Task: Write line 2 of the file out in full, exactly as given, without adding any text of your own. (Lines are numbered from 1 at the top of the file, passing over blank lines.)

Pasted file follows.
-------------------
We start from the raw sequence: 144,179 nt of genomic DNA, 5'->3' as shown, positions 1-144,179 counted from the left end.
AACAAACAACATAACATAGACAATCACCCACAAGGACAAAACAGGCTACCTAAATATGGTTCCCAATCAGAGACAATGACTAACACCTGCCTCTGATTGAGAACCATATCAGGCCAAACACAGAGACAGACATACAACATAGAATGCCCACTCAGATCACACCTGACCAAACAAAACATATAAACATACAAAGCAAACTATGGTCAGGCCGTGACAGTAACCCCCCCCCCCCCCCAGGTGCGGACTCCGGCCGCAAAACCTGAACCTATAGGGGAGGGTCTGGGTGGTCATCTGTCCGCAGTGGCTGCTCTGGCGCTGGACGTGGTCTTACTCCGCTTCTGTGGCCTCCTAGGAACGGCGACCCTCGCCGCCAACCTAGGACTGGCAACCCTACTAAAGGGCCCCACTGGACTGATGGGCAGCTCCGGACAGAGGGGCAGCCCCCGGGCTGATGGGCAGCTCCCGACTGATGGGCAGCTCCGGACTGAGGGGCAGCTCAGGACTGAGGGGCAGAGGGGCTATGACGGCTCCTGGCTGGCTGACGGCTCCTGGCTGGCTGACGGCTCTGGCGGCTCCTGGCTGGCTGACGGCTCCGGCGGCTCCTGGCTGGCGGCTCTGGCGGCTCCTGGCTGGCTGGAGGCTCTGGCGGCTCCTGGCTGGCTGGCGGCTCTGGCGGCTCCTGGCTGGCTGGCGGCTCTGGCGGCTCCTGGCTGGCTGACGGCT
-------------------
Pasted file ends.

AACAAACAACATAACATAGACAATCACCCACAAGGACAAAACAGGCTACCTAAATATGGTTCCCAATCAGAGACAATGACTAACACCTGCCTCTGATTGAGAACCATATCAGGCCAAACACAGAGACAGACATACAACATAGAATGCCCACTCAGATCACACCTGACCAAACAAAACATATAAACATACAAAGCAAACTATGGTCAGGCCGTGACAGTAACCCCCCCCCCCCCCCAGGTGCGGACTCCGGCCGCAAAACCTGAACCTATAGGGGAGGGTCTGGGTGGTCATCTGTCCGCAGTGGCTGCTCTGGCGCTGGACGTGGTCTTACTCCGCTTCTGTGGCCTCCTAGGAACGGCGACCCTCGCCGCCAACCTAGGACTGGCAACCCTACTAAAGGGCCCCACTGGACTGATGGGCAGCTCCGGACAGAGGGGCAGCCCCCGGGCTGATGGGCAGCTCCCGACTGATGGGCAGCTCCGGACTGAGGGGCAGCTCAGGACTGAGGGGCAGAGGGGCTATGACGGCTCCTGGCTGGCTGACGGCTCCTGGCTGGCTGACGGCTCTGGCGGCTCCTGGCTGGCTGACGGCTCCGGCGGCTCCTGGCTGGCGGCTCTGGCGGCTCCTGGCTGGCTGGAGGCTCTGGCGGCTCCTGGCTGGCTGGCGGCTCTGGCGGCTCCTGGCTGGCTGGCGGCTCTGGCGGCTCCTGGCTGGCTGACGGCT